Daniel Boyer sensationally pinpointed where he believes a plane wreckage is lying in the jungle.
His earth-shattering discovery is potentially a massive breakthrough in what has become the world’s greatest aviation mystery.
And what makes the find even more startling is the clues stack up to suggest Boyer has found the doomed airliner that vanished nearly five years ago.
Mr Boyer previously labelled different objects belonging to the wreckage – and said they matched the missing jet’s.
The grainy photos show several white pieces lying on the forest floor north-west of Cambodia’s capital Phnom Penh.
And amazingly the wreckage appears around 70metres long – the same length of a Boeing 777.
Boyer told Daily Star Online that after hours of painstaking research, he discovered one piece measures 17.8ft – close to the 19ft 3in of a Boeing cockpit, leaving him “convinced” this was the front of the plane.
And he insisted he can see the red outline of Malaysia Airlines’ logo on another piece, which he said must be the tail.
The stunning discovery is such a chilling coincidence that Boyer has commissioned a search of the coordinates in the hope of unravelling the mystery.
He has paid a professional team to enter the jungle on foot within the next 48 hours.
Boyer exclusively told Daily Star Online: “This could finally be it.
“I just want answers for the families of those affected, and I really think we will discover plane wreckage.
“I also am sure it belongs to MH370.”
The missing flight took off from the Malaysian capital of Kuala Lumpur to Beijing on March 8, 2014, with 227 passengers on board and 12 crew.
At 1.19am either Captain Zaharie Ahmad Shah or the co-pilot told Malaysian air-traffic controllers: “Good night Malaysia Three Seven Zero.”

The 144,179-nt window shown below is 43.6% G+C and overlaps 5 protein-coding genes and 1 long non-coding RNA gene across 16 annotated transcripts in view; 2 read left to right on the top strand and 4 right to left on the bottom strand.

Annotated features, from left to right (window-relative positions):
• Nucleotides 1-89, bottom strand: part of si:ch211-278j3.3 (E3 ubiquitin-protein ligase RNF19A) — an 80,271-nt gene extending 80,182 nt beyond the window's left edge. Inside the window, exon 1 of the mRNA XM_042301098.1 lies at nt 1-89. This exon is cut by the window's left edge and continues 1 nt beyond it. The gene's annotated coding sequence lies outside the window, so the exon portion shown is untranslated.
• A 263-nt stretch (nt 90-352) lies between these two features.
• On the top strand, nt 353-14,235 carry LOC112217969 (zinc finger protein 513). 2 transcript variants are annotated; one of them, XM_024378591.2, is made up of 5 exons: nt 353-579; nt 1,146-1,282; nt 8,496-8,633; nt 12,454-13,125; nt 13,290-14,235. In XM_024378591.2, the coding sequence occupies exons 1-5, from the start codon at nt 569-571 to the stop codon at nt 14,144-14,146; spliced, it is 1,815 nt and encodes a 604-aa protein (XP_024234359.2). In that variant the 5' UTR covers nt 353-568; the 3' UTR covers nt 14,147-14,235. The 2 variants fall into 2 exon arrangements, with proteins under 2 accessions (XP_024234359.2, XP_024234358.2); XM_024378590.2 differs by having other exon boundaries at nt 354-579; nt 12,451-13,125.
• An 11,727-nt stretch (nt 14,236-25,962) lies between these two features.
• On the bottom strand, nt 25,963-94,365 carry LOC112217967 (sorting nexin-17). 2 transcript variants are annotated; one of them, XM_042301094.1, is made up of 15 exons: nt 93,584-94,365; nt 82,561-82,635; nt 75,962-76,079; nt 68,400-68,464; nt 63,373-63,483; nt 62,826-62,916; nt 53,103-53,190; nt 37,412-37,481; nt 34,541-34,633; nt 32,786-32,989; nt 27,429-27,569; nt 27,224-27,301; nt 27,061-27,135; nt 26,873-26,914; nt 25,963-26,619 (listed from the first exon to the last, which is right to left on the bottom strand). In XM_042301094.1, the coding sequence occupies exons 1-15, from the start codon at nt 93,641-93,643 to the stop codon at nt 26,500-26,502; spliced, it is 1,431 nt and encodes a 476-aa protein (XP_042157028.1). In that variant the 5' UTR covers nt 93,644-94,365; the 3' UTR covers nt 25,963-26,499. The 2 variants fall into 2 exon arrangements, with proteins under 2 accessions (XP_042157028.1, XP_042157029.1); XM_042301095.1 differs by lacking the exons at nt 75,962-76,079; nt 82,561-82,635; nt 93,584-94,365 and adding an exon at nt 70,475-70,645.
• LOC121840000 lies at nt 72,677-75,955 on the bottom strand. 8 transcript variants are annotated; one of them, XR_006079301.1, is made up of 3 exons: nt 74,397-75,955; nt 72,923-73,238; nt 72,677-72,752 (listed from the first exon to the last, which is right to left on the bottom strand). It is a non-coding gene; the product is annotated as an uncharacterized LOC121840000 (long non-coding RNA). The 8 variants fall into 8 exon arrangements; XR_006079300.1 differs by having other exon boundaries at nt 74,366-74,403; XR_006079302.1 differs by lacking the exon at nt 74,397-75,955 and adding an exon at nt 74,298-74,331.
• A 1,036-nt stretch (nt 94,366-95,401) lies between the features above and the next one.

After those last words, the plane disappeared during a handover between Malaysian and Vietnamese air-traffic controllers with the transponder shut down.
Records released by the Malaysian Transport Ministry show that air traffic controllers were told by Malaysian Airlines the plane was in Cambodian airspace.
The MH370 Safety Investigation Report said radar and satellite analysis determined it flew back across the Malaysian peninsula, then towards the Indian Ocean.
They then conclude it ran out of fuel and crashed into the water west of Australia.
But investigators say they are not ruling out any possibilities, and admitted at the end of a 1,500-page report they do not know what happened to the plane.
It has not been found despite extensive searches, although a 2m piece of debris investigators said was from MH370 washed up on Reunion, an island off Madagascar in the Indian Ocean.
But Boyer wants to search the sighting in Cambodia in the belief there could be a flaw in the analysis.
Daily Star Online previously exclusively revealed the last message sent to pilot Captain Zaharie Shah of the plane before it dropped off the radar.
Following that, Shah’s sister claimed her brother was slurring his final words.
And we revealed the plane might not have crashed into the sea as originally thought, as passengers’ phones rang for up to four days after the disappearance.